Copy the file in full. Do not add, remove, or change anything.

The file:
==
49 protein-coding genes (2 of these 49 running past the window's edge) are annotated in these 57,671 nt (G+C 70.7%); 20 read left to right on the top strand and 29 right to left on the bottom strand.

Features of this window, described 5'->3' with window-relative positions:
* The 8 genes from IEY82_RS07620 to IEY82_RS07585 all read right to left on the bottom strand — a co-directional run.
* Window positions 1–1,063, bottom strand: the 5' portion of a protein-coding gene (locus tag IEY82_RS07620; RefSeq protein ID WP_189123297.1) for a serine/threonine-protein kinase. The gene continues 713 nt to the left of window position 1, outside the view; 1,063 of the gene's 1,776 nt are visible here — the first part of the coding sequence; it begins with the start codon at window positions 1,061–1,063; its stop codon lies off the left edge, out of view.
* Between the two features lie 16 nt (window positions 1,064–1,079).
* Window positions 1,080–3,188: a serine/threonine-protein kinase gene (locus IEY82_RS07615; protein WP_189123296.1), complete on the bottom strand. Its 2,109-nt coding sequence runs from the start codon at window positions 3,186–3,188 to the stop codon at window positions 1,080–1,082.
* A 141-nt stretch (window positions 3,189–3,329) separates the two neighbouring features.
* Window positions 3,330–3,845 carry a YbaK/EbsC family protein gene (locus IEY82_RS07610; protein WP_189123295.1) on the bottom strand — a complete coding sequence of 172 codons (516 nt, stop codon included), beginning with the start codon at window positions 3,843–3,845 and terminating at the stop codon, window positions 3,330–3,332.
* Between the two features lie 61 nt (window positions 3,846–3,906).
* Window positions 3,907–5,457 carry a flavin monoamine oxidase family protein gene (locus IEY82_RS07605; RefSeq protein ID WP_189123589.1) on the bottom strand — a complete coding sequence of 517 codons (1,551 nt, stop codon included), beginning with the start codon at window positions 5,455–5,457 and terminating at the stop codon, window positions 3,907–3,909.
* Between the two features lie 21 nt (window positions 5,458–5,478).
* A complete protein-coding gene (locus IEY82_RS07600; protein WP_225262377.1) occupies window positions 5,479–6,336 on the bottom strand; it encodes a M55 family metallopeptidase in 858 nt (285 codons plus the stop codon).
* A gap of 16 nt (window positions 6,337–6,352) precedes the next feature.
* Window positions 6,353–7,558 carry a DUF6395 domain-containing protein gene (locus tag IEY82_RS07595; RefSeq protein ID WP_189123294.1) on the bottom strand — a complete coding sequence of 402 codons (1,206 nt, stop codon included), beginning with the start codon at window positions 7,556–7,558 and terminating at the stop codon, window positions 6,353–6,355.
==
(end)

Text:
49 protein-coding genes (2 of these 49 running past the window's edge) are annotated in these 57,671 nt (G+C 70.7%); 20 read left to right on the top strand and 29 right to left on the bottom strand.

Features of this window, described 5'->3' with window-relative positions:
* The 8 genes from IEY82_RS07620 to IEY82_RS07585 all read right to left on the bottom strand — a co-directional run.
* Window positions 1–1,063, bottom strand: the 5' portion of a protein-coding gene (locus tag IEY82_RS07620; RefSeq protein ID WP_189123297.1) for a serine/threonine-protein kinase. The gene continues 713 nt to the left of window position 1, outside the view; 1,063 of the gene's 1,776 nt are visible here — the first part of the coding sequence; it begins with the start codon at window positions 1,061–1,063; its stop codon lies off the left edge, out of view.
* Between the two features lie 16 nt (window positions 1,064–1,079).
* Window positions 1,080–3,188: a serine/threonine-protein kinase gene (locus IEY82_RS07615; protein WP_189123296.1), complete on the bottom strand. Its 2,109-nt coding sequence runs from the start codon at window positions 3,186–3,188 to the stop codon at window positions 1,080–1,082.
* A 141-nt stretch (window positions 3,189–3,329) separates the two neighbouring features.
* Window positions 3,330–3,845 carry a YbaK/EbsC family protein gene (locus IEY82_RS07610; protein WP_189123295.1) on the bottom strand — a complete coding sequence of 172 codons (516 nt, stop codon included), beginning with the start codon at window positions 3,843–3,845 and terminating at the stop codon, window positions 3,330–3,332.
* Between the two features lie 61 nt (window positions 3,846–3,906).
* Window positions 3,907–5,457 carry a flavin monoamine oxidase family protein gene (locus IEY82_RS07605; RefSeq protein ID WP_189123589.1) on the bottom strand — a complete coding sequence of 517 codons (1,551 nt, stop codon included), beginning with the start codon at window positions 5,455–5,457 and terminating at the stop codon, window positions 3,907–3,909.
* Between the two features lie 21 nt (window positions 5,458–5,478).
* A complete protein-coding gene (locus IEY82_RS07600; protein WP_225262377.1) occupies window positions 5,479–6,336 on the bottom strand; it encodes a M55 family metallopeptidase in 858 nt (285 codons plus the stop codon).
* A gap of 16 nt (window positions 6,337–6,352) precedes the next feature.
* Window positions 6,353–7,558 carry a DUF6395 domain-containing protein gene (locus tag IEY82_RS07595; RefSeq protein ID WP_189123294.1) on the bottom strand — a complete coding sequence of 402 codons (1,206 nt, stop codon included), beginning with the start codon at window positions 7,556–7,558 and terminating at the stop codon, window positions 6,353–6,355.